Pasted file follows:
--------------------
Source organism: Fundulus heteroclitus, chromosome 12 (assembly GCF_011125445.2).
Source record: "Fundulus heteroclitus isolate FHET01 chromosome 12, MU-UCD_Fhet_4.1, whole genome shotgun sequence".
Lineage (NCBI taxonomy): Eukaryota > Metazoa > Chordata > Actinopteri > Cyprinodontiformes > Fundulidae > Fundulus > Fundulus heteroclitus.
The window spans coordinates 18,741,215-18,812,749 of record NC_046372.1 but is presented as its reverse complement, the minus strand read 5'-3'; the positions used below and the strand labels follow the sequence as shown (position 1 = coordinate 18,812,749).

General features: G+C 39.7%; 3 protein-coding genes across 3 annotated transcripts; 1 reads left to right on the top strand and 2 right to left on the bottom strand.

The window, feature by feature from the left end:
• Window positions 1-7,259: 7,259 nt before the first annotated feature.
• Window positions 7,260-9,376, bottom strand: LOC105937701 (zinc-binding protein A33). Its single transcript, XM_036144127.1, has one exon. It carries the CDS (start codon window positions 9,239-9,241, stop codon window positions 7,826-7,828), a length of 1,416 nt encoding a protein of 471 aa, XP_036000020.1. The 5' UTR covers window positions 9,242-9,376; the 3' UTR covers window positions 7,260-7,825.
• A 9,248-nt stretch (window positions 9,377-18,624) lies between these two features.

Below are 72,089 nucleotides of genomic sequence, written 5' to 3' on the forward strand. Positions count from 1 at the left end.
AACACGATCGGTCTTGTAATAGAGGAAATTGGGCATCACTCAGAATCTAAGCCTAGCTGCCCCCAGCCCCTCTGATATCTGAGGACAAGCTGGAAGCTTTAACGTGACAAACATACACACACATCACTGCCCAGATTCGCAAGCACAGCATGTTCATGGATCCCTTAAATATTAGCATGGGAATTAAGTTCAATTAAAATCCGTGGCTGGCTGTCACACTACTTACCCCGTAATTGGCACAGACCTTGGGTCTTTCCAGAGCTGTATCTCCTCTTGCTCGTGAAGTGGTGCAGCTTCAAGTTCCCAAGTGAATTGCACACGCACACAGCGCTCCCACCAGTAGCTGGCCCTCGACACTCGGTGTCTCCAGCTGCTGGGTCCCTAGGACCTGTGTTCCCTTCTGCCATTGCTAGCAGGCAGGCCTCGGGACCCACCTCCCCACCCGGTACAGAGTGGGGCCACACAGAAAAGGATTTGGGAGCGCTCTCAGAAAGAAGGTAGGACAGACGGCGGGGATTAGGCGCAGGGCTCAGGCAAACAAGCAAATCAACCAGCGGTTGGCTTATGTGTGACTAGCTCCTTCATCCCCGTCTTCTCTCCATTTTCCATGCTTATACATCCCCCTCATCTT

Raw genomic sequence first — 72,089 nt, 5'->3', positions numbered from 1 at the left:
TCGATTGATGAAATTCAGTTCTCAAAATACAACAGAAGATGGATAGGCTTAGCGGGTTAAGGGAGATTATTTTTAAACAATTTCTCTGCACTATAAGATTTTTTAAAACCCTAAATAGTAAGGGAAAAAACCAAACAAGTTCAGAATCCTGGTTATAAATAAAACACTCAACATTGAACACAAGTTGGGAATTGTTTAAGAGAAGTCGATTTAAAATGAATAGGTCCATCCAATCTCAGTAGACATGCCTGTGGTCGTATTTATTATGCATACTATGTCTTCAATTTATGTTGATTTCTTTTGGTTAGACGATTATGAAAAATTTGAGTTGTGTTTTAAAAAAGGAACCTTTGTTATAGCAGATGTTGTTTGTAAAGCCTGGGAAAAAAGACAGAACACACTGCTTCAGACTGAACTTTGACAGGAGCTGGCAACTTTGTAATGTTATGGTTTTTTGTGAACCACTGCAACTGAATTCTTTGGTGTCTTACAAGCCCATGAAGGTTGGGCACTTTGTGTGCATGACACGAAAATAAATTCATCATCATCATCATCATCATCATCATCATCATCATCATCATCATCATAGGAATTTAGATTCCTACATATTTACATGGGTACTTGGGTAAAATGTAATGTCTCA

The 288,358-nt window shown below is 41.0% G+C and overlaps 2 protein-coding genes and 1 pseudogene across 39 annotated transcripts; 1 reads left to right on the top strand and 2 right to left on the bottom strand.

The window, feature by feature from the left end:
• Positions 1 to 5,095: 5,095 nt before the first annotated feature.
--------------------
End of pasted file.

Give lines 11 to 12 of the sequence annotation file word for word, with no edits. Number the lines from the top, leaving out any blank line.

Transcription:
AACACGATCGGTCTTGTAATAGAGGAAATTGGGCATCACTCAGAATCTAAGCCTAGCTGCCCCCAGCCCCTCTGATATCTGAGGACAAGCTGGAAGCTTTAACGTGACAAACATACACACACATCACTGCCCAGATTCGCAAGCACAGCATGTTCATGGATCCCTTAAATATTAGCATGGGAATTAAGTTCAATTAAAATCCGTGGCTGGCTGTCACACTACTTACCCCGTAATTGGCACAGACCTTGGGTCTTTCCAGAGCTGTATCTCCTCTTGCTCGTGAAGTGGTGCAGCTTCAAGTTCCCAAGTGAATTGCACACGCACACAGCGCTCCCACCAGTAGCTGGCCCTCGACACTCGGTGTCTCCAGCTGCTGGGTCCCTAGGACCTGTGTTCCCTTCTGCCATTGCTAGCAGGCAGGCCTCGGGACCCACCTCCCCACCCGGTACAGAGTGGGGCCACACAGAAAAGGATTTGGGAGCGCTCTCAGAAAGAAGGTAGGACAGACGGCGGGGATTAGGCGCAGGGCTCAGGCAAACAAGCAAATCAACCAGCGGTTGGCTTATGTGTGACTAGCTCCTTCATCCCCGTCTTCTCTCCATTTTCCATGCTTATACATCCCCCTCATCTT

Raw genomic sequence first — 72,089 nt, 5'->3', positions numbered from 1 at the left: